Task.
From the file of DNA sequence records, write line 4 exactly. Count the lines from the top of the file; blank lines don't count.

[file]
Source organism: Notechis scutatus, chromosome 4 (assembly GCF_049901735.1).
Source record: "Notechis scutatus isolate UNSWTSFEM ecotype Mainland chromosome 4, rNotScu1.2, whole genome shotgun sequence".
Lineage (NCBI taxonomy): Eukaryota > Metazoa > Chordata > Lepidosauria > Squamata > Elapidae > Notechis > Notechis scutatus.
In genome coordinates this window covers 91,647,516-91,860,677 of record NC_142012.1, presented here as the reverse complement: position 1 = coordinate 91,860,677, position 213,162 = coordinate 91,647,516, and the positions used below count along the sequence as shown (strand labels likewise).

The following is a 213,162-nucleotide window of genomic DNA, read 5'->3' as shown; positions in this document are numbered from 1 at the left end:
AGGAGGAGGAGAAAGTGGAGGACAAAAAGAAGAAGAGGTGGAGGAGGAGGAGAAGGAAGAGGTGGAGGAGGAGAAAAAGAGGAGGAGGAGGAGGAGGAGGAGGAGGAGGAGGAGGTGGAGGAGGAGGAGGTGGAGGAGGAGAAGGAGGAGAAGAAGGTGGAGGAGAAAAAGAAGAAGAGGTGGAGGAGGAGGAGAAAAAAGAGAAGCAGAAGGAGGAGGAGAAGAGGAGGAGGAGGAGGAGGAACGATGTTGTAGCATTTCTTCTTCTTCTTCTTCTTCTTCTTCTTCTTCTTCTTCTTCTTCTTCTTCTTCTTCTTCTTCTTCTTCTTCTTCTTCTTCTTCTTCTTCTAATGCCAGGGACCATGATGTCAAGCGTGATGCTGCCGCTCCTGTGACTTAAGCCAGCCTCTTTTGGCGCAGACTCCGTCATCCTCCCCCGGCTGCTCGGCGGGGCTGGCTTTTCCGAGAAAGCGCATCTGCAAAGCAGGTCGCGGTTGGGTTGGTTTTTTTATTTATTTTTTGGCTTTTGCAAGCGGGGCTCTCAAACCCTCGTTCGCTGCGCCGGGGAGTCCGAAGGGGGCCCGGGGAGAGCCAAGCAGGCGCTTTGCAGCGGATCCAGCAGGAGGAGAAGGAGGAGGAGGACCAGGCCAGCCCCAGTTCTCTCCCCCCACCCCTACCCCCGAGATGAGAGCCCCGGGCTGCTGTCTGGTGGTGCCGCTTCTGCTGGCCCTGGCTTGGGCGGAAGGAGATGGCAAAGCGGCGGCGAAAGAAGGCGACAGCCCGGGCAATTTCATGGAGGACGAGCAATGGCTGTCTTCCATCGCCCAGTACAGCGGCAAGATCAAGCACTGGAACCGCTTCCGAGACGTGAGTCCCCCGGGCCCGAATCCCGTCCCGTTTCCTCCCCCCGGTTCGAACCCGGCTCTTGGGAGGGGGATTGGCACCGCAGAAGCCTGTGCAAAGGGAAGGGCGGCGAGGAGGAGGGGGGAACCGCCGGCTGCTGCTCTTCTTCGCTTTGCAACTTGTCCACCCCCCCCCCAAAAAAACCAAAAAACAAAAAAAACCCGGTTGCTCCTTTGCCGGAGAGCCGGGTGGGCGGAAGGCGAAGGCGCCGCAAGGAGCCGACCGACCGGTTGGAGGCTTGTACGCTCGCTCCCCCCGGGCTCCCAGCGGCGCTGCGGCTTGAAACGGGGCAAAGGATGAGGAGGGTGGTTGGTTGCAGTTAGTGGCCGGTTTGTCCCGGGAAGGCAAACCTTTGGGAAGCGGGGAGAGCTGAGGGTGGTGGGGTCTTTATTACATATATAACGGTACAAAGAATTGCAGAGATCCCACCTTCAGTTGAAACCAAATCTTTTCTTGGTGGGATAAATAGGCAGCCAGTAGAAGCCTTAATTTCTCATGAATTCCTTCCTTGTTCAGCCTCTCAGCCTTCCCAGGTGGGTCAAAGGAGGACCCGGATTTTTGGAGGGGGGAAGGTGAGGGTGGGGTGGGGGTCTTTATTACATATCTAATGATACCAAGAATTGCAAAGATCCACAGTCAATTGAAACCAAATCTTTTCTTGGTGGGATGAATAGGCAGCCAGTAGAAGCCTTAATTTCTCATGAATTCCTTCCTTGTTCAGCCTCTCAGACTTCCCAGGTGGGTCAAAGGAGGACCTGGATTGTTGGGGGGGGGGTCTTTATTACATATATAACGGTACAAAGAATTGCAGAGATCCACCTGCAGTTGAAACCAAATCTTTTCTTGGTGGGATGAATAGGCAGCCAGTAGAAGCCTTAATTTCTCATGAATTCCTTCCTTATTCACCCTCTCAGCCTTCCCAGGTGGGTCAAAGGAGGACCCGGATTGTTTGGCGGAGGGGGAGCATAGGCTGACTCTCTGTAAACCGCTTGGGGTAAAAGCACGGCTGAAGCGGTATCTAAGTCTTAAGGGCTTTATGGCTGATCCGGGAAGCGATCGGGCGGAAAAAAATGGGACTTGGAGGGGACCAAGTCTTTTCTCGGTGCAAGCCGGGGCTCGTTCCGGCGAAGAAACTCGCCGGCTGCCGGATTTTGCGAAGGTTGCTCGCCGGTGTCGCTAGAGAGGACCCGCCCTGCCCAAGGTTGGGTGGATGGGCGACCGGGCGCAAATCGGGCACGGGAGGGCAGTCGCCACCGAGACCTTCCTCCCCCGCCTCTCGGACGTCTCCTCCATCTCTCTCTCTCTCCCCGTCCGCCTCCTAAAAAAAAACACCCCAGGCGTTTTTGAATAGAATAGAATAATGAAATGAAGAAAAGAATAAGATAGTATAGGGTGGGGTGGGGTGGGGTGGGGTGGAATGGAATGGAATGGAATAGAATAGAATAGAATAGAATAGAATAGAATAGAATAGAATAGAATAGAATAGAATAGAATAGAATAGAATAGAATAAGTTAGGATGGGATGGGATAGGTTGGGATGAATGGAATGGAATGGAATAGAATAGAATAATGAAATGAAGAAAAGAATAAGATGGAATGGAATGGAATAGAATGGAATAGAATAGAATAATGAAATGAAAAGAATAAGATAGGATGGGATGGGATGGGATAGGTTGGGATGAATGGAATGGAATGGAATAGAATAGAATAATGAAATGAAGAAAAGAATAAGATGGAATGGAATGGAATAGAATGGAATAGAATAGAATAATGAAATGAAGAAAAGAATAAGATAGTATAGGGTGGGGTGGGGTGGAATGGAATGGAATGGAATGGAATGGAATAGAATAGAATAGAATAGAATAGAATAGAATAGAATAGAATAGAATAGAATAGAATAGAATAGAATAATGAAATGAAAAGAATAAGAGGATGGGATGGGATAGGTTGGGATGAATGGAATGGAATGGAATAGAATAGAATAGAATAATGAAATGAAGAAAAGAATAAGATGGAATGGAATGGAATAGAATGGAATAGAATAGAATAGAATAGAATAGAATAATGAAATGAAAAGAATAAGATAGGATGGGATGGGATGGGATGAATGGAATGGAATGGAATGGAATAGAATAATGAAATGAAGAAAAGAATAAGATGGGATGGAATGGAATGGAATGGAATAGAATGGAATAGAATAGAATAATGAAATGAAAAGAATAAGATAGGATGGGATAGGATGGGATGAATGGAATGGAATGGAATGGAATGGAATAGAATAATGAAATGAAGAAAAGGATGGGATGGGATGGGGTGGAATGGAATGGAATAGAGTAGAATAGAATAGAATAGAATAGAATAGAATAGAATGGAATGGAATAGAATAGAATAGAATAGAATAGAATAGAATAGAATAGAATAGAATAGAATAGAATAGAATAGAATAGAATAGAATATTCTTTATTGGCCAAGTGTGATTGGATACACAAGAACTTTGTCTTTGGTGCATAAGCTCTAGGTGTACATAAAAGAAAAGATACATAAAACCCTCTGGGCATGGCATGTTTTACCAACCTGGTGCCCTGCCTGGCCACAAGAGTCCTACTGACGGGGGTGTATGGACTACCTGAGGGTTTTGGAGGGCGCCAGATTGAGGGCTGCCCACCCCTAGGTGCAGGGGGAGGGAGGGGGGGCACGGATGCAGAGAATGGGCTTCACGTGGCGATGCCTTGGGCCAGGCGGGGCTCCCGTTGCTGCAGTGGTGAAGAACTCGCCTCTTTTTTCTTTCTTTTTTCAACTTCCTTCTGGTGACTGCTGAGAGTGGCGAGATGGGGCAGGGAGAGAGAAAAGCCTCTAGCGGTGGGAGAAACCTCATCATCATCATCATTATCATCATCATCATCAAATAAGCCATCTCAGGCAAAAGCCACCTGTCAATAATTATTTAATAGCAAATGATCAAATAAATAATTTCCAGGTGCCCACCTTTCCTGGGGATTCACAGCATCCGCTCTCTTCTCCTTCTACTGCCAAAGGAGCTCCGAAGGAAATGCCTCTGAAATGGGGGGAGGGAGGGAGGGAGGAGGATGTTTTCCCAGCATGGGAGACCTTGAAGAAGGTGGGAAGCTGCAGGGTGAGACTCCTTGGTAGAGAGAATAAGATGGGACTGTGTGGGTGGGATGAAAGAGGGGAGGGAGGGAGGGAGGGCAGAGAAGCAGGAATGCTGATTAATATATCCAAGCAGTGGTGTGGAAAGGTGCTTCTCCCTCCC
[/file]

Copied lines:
In genome coordinates this window covers 91,647,516-91,860,677 of record NC_142012.1, presented here as the reverse complement: position 1 = coordinate 91,860,677, position 213,162 = coordinate 91,647,516, and the positions used below count along the sequence as shown (strand labels likewise).